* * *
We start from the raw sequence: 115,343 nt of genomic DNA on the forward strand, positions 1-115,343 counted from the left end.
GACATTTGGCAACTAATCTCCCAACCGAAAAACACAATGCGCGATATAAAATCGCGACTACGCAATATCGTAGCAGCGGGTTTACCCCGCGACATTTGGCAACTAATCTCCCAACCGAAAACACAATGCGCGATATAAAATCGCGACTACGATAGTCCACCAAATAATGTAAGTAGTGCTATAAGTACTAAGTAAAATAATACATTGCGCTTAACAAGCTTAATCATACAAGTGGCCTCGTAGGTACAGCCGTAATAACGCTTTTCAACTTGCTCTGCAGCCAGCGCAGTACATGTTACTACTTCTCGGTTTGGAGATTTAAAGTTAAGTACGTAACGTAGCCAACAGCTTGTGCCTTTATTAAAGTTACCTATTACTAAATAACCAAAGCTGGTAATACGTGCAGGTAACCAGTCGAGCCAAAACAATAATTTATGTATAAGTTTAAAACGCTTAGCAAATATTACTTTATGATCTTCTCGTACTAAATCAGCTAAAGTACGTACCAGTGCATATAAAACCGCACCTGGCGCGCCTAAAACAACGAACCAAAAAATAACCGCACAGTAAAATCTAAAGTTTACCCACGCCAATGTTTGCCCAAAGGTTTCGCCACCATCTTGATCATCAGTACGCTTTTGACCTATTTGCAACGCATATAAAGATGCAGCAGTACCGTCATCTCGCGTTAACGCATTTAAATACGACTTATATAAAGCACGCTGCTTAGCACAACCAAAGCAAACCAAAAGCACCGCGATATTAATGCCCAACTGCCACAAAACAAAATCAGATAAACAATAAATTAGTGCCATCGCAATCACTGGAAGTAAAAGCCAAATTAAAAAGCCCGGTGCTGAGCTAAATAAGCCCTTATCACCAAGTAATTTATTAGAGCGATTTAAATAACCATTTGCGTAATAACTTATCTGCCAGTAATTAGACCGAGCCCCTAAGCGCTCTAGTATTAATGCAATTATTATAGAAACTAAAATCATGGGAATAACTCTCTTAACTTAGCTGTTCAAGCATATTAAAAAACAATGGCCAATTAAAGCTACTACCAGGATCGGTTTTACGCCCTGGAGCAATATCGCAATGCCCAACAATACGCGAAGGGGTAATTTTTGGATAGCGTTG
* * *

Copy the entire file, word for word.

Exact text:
We start from the raw sequence: 115,343 nt of genomic DNA on the forward strand, positions 1-115,343 counted from the left end.
GACATTTGGCAACTAATCTCCCAACCGAAAAACACAATGCGCGATATAAAATCGCGACTACGCAATATCGTAGCAGCGGGTTTACCCCGCGACATTTGGCAACTAATCTCCCAACCGAAAACACAATGCGCGATATAAAATCGCGACTACGATAGTCCACCAAATAATGTAAGTAGTGCTATAAGTACTAAGTAAAATAATACATTGCGCTTAACAAGCTTAATCATACAAGTGGCCTCGTAGGTACAGCCGTAATAACGCTTTTCAACTTGCTCTGCAGCCAGCGCAGTACATGTTACTACTTCTCGGTTTGGAGATTTAAAGTTAAGTACGTAACGTAGCCAACAGCTTGTGCCTTTATTAAAGTTACCTATTACTAAATAACCAAAGCTGGTAATACGTGCAGGTAACCAGTCGAGCCAAAACAATAATTTATGTATAAGTTTAAAACGCTTAGCAAATATTACTTTATGATCTTCTCGTACTAAATCAGCTAAAGTACGTACCAGTGCATATAAAACCGCACCTGGCGCGCCTAAAACAACGAACCAAAAAATAACCGCACAGTAAAATCTAAAGTTTACCCACGCCAATGTTTGCCCAAAGGTTTCGCCACCATCTTGATCATCAGTACGCTTTTGACCTATTTGCAACGCATATAAAGATGCAGCAGTACCGTCATCTCGCGTTAACGCATTTAAATACGACTTATATAAAGCACGCTGCTTAGCACAACCAAAGCAAACCAAAAGCACCGCGATATTAATGCCCAACTGCCACAAAACAAAATCAGATAAACAATAAATTAGTGCCATCGCAATCACTGGAAGTAAAAGCCAAATTAAAAAGCCCGGTGCTGAGCTAAATAAGCCCTTATCACCAAGTAATTTATTAGAGCGATTTAAATAACCATTTGCGTAATAACTTATCTGCCAGTAATTAGACCGAGCCCCTAAGCGCTCTAGTATTAATGCAATTATTATAGAAACTAAAATCATGGGAATAACTCTCTTAACTTAGCTGTTCAAGCATATTAAAAAACAATGGCCAATTAAAGCTACTACCAGGATCGGTTTTACGCCCTGGAGCAATATCGCAATGCCCAACAATACGCGAAGGGGTAATTTTTGGATAGCGTTG